Ferromagnetic nanoparticle systems show promise for ultrahigh-speed spintronics
In the future, ultrahigh-speed spintronics will require ultrafast coherent magnetization reversal within a picosecond. While this may eventually be achieved via irradiation the small change of magnetization it generates has so far prevented any practical application of this technique. Now researchers report in Applied Physics Letters that they have explored ferromagnetic nanoparticles embedded within a semiconductor. Their theory was that the electric field of the terahertz pulse could be effectively applied to each nanoparticle. (2019-03-28)

Manipulating electron spin using artificial molecular motors
Artificial molecular switches and machines have undergone rapid advances over the past several decades. Particularly, artificial molecular motors are highly attractive from the viewpoint of chirality switching during rotational steps. Now, researchers fabricated an electron's spin-filtering device that can switch the spin polarization direction by light irradiation or thermal treatment. The present results are beneficial to the development of solid-state functionalities emerging from nanosized motions of molecular switches. (2019-06-07)

Smart multi-layered magnetic material acts as an electric switch
The nanometric-size islands of magnetic metal sporadically spread between vacuum gaps display unique conductive properties under a magnetic field. In a recent study published in EPJ Plus, Anatoliy Chornous from Sumy State University in Ukraine and colleagues found that the vacuum gaps impede the direct magnetic alignment between the adjacent islands -- which depends on the external magnetic field -- while allowing electron tunneling between them. (2017-02-27)

Patented concept from Halle: novel, high-performance diodes and transistors
Today's computer processors are increasingly pushed to their limits due to their physical properties. Novel materials could be the solution. Physicists from Martin Luther University Halle-Wittenberg (MLU) have investigated if and how these materials might be developed. They have created, tested and filed a patent for a concept that utilises the latest findings from the field of spintronics. The team reported on their research in the journal 'ACS Applied Electronic Materials'. (2019-10-08)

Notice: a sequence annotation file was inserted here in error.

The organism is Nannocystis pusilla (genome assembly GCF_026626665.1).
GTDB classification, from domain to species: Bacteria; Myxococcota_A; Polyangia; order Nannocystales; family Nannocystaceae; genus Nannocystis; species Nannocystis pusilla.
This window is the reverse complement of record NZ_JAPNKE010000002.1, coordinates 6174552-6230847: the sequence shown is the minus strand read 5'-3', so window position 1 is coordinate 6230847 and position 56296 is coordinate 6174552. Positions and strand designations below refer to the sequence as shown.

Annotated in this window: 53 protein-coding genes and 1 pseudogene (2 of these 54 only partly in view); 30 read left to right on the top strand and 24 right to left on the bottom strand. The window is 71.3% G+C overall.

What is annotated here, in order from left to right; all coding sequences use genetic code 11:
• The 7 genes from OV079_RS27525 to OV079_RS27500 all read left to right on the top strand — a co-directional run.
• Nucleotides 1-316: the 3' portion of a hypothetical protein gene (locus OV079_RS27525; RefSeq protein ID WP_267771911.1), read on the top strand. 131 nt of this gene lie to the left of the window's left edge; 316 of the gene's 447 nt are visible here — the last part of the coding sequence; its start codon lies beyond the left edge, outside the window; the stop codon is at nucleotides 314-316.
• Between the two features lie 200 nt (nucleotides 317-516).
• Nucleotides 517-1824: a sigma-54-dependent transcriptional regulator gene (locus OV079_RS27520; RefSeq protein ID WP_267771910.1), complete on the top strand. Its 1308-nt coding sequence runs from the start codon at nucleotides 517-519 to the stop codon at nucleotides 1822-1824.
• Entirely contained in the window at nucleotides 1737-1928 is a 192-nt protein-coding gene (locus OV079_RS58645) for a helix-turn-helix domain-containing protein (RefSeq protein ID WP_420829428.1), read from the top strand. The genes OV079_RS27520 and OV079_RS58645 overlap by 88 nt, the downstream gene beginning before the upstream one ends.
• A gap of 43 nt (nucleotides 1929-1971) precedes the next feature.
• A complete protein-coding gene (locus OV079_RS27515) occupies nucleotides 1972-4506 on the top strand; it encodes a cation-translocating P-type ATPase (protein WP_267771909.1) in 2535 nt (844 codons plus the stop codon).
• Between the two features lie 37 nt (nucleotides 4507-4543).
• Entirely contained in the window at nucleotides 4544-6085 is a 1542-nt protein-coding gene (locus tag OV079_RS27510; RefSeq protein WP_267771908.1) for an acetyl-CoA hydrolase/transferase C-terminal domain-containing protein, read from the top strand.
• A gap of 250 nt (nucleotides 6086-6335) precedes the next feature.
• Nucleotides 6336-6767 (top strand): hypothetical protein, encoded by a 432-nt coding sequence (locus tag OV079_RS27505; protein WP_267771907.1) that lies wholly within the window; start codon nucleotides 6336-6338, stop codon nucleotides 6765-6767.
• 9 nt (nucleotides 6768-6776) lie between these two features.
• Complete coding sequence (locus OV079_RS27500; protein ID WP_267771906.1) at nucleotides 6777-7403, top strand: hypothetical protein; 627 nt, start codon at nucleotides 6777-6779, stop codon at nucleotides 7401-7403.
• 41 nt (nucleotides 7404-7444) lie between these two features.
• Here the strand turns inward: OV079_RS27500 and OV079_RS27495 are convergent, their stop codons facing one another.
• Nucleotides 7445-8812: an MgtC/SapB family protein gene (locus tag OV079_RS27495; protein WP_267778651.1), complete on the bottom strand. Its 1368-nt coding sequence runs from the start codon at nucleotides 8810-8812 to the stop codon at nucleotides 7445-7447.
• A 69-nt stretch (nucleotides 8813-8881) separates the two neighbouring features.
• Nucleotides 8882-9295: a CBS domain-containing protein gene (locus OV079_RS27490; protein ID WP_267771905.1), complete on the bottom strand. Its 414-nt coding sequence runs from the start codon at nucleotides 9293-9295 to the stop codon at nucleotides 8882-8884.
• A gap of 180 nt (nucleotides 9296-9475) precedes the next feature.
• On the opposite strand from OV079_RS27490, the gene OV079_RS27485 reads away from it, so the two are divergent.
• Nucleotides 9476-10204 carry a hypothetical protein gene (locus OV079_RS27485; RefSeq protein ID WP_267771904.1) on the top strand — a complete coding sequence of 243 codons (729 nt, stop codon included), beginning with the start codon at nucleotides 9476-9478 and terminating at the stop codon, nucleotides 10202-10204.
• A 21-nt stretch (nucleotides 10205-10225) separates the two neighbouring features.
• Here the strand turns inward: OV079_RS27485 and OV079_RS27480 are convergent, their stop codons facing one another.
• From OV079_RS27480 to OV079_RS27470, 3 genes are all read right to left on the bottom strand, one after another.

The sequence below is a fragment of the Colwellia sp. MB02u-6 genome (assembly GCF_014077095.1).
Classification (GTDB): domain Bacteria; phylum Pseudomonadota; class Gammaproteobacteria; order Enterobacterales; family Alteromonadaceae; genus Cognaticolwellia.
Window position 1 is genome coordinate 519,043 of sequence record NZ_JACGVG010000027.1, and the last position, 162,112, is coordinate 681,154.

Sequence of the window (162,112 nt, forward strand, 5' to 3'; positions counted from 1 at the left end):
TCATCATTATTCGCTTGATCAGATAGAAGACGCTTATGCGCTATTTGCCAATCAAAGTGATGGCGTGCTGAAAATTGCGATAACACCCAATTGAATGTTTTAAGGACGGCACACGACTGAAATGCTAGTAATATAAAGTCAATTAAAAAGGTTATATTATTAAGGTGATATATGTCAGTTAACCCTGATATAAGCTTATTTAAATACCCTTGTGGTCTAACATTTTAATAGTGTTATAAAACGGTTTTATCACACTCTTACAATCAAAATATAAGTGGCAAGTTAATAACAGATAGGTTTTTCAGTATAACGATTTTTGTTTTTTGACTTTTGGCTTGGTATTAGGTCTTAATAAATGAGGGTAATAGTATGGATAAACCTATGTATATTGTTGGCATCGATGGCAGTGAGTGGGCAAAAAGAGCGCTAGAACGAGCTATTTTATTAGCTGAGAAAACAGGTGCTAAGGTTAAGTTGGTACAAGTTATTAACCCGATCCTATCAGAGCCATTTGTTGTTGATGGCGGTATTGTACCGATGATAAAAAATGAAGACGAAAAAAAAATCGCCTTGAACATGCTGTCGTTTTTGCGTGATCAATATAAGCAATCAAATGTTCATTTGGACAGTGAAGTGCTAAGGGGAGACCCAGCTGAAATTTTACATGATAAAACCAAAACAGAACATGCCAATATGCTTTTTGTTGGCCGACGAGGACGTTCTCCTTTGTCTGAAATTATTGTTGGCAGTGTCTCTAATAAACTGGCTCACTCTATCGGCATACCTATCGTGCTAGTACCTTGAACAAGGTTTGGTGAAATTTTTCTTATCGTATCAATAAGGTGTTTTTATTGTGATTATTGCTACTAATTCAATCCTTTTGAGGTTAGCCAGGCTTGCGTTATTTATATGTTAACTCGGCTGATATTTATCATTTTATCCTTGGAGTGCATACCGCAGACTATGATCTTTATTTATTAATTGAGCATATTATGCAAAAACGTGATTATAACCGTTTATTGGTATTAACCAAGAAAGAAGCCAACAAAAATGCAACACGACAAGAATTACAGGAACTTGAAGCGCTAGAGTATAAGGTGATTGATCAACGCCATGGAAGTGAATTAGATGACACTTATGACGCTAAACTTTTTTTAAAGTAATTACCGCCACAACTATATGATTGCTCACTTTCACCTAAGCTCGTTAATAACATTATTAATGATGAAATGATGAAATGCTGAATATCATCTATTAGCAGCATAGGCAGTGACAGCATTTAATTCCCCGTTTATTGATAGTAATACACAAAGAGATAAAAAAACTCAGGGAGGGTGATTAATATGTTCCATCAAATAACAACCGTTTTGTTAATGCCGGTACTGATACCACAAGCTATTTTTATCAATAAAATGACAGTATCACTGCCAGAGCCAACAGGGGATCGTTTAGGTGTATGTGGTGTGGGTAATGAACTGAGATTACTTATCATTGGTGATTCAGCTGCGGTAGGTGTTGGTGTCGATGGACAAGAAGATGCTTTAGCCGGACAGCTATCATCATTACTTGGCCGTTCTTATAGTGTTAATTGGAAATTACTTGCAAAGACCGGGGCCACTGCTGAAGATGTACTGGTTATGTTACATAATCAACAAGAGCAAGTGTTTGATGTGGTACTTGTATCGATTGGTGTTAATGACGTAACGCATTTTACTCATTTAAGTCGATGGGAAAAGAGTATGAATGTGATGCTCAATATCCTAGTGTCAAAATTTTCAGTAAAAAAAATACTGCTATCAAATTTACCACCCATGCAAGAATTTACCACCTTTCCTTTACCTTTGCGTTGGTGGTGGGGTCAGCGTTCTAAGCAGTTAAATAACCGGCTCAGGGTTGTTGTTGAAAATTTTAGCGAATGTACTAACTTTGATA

A new 2D magnet draws future devices closer
EPFL scientists have discovered a new type of 2D magnetic material that can be integrated into spintronic devices. (2019-06-17)

Scientists create 'impossible' materials in simple way
Scientists from NUST MISIS and colleagues from the University of Bayreuth, the University of Münster (Germany), the University of Chicago (US), and Linköping University (Sweden) have created nitrides, a material previously considered impossible to obtain. More amazing, they have shown that the material can be obtained using a very simple method of direct synthesis. Articles about the revolutionary research results have been published in Nature Communications and Angewandte Chemie International Edition. (2018-07-27)

Precise electron spin control yields faster memory storage
Enhancing the speed and reducing the size of data storage devices requires gaining control over the force making electrons spins. In a recent study published in EPJ B, John Kay Dewhurst and colleagues, have developed a new theory to predict the complex dynamics of spin procession in materials subjected to ultra-short laser pulses. The advantage of this approach is that it is predictive. (2018-10-09)

A new magnetoresistance effect occurring in materials with strong spin-orbit coupling
Researchers of the Nanodevices group, in collaboration with groups from the CFM and DIPC, both institutions also located in Donostia-San Sebastián, have discovered a new magnetoresistance effect occurring in materials with strong spin-orbit coupling. This new effect has been recently reported in the prestigious journal Physical Review Letters and featured as an Editor's Suggestion. (2016-01-26)

2-D magnetism: Atom-thick platforms for energy, information and computing research